Russia on Wednesday told rebels holed up in Aleppo to leave by Friday night, signaling it would extend a moratorium on airstrikes against targets inside the Syria city.
The Russian Defense Ministry, which is helping forces loyal to President Bashar al-Assad try to retake full control of Aleppo, said rebels would be allowed to exit the city unharmed and with their weapons between 9 a.m. and 7 p.m. local time on Nov. 4 via two special corridors.
Civilians and the sick and wounded would be allowed to leave via six other corridors, it said.
President Vladimir Putin had ordered the pause in fighting "to avoid senseless victims," the Defense Ministry said. It added that Syrian authorities would ensure that Assad's troops pulled back from the two corridors designated for rebels. One exit leads to the Turkish border, the other to the city of Idlib, according to the ministry.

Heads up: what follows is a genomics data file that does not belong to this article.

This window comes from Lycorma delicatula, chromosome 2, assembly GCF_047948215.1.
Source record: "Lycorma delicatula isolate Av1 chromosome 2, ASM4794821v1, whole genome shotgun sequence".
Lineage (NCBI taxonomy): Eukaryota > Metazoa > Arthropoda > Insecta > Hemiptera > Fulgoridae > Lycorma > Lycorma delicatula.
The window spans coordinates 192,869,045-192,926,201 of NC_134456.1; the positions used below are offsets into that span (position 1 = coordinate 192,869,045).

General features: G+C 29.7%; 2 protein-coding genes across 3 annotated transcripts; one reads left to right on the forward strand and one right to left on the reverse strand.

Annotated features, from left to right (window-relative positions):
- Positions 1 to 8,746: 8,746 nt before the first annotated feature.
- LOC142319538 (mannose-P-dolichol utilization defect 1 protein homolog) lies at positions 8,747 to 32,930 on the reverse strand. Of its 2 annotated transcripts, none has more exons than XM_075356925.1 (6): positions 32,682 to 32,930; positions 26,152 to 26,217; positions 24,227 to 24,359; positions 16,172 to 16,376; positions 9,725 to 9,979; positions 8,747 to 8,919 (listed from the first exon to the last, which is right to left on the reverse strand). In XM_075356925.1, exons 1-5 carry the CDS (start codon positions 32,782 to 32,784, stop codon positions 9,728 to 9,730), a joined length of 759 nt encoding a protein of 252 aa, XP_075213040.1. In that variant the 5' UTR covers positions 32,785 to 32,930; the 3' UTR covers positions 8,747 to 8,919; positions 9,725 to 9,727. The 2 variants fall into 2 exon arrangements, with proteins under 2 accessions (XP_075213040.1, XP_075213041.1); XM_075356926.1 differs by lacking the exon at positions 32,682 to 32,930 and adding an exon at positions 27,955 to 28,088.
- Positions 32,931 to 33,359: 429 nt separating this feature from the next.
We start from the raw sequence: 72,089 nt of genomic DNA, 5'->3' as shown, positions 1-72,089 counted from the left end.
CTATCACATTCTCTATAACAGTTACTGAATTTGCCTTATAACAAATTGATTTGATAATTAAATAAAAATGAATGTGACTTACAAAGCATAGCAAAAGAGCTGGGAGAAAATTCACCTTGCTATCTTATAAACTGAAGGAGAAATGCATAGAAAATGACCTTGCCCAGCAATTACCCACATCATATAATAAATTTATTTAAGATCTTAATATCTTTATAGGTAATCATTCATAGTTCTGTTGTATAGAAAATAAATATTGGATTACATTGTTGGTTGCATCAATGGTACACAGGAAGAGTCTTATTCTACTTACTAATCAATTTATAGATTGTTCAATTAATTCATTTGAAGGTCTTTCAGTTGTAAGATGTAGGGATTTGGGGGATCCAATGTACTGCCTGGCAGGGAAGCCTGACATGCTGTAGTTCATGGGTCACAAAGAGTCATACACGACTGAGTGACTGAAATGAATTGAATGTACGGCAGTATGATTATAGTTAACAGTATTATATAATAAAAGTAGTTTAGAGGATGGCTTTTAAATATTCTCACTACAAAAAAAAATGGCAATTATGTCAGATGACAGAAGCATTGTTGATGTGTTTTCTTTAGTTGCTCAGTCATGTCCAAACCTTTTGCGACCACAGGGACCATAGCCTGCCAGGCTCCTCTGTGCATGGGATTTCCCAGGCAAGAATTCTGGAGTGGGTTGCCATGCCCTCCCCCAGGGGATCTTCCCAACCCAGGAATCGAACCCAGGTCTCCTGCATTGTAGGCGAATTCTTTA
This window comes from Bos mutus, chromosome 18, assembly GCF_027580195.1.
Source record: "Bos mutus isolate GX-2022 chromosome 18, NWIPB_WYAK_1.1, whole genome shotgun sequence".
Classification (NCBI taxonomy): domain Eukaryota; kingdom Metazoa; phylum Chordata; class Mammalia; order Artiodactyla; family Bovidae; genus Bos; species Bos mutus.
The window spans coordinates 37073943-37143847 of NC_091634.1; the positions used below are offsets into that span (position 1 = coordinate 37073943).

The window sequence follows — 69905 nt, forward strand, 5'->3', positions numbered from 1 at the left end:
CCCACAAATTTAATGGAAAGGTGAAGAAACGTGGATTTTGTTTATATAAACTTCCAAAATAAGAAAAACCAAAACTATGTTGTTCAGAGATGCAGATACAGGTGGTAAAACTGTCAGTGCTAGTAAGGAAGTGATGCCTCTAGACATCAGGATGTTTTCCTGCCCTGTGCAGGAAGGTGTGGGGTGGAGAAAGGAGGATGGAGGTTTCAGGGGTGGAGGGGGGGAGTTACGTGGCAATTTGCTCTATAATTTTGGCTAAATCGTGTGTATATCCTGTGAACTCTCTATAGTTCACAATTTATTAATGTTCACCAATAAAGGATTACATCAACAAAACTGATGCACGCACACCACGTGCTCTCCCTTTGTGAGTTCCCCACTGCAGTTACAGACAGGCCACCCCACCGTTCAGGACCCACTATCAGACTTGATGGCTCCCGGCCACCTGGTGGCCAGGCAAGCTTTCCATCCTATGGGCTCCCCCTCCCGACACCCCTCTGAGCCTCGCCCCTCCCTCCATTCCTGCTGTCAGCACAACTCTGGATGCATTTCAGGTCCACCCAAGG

Rebel groups in Aleppo dismissed Russia's latest offer, with The Associated Press quoting one of the groups as saying it was a media stunt for "public consumption."
Russia and its Syrian allies say they halted air attacks on Aleppo on Oct 18. Western governments had alleged that the strikes had been killing civilians in large numbers, an allegation Moscow denied.
But Molhem Ekaidi, deputy commander of Fastaqim group, one of the major rebel factions fighting inside Aleppo, accused the Russians of lying. "The (Russian) shelling and crimes continue and their planes have not left the skies of Aleppo," he said.
Humanitarian pauses designed to allow both rebels and civilians to exit the city have been organized by Moscow and Damascus before, but have largely failed amid continued violence with both sides accusing the other of stopping people from leaving.